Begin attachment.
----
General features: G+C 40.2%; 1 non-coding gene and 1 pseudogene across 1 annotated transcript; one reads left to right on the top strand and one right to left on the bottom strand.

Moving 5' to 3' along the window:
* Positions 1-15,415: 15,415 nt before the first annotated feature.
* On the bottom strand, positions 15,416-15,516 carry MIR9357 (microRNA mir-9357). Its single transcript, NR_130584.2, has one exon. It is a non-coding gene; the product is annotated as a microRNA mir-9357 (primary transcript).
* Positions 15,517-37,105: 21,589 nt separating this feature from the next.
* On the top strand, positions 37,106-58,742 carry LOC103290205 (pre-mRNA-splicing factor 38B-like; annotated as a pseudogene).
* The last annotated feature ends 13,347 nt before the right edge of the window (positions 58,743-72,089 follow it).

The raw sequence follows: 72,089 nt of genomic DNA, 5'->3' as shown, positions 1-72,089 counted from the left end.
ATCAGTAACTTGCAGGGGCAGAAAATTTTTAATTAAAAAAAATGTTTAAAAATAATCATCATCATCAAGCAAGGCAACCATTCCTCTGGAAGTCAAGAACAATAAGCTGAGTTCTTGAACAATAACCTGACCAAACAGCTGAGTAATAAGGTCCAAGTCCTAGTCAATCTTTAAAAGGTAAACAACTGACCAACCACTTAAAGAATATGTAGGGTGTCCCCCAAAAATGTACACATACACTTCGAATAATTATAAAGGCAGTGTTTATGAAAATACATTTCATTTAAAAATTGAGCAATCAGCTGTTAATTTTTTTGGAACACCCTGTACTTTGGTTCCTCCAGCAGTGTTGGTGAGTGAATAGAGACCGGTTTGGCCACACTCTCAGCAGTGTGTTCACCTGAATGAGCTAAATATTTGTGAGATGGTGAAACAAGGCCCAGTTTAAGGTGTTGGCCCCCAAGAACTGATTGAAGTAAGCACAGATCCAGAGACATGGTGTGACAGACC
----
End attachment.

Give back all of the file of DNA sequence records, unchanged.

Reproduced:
General features: G+C 40.2%; 1 non-coding gene and 1 pseudogene across 1 annotated transcript; one reads left to right on the top strand and one right to left on the bottom strand.

Moving 5' to 3' along the window:
* Positions 1-15,415: 15,415 nt before the first annotated feature.
* On the bottom strand, positions 15,416-15,516 carry MIR9357 (microRNA mir-9357). Its single transcript, NR_130584.2, has one exon. It is a non-coding gene; the product is annotated as a microRNA mir-9357 (primary transcript).
* Positions 15,517-37,105: 21,589 nt separating this feature from the next.
* On the top strand, positions 37,106-58,742 carry LOC103290205 (pre-mRNA-splicing factor 38B-like; annotated as a pseudogene).
* The last annotated feature ends 13,347 nt before the right edge of the window (positions 58,743-72,089 follow it).

The raw sequence follows: 72,089 nt of genomic DNA, 5'->3' as shown, positions 1-72,089 counted from the left end.
ATCAGTAACTTGCAGGGGCAGAAAATTTTTAATTAAAAAAAATGTTTAAAAATAATCATCATCATCAAGCAAGGCAACCATTCCTCTGGAAGTCAAGAACAATAAGCTGAGTTCTTGAACAATAACCTGACCAAACAGCTGAGTAATAAGGTCCAAGTCCTAGTCAATCTTTAAAAGGTAAACAACTGACCAACCACTTAAAGAATATGTAGGGTGTCCCCCAAAAATGTACACATACACTTCGAATAATTATAAAGGCAGTGTTTATGAAAATACATTTCATTTAAAAATTGAGCAATCAGCTGTTAATTTTTTTGGAACACCCTGTACTTTGGTTCCTCCAGCAGTGTTGGTGAGTGAATAGAGACCGGTTTGGCCACACTCTCAGCAGTGTGTTCACCTGAATGAGCTAAATATTTGTGAGATGGTGAAACAAGGCCCAGTTTAAGGTGTTGGCCCCCAAGAACTGATTGAAGTAAGCACAGATCCAGAGACATGGTGTGACAGACC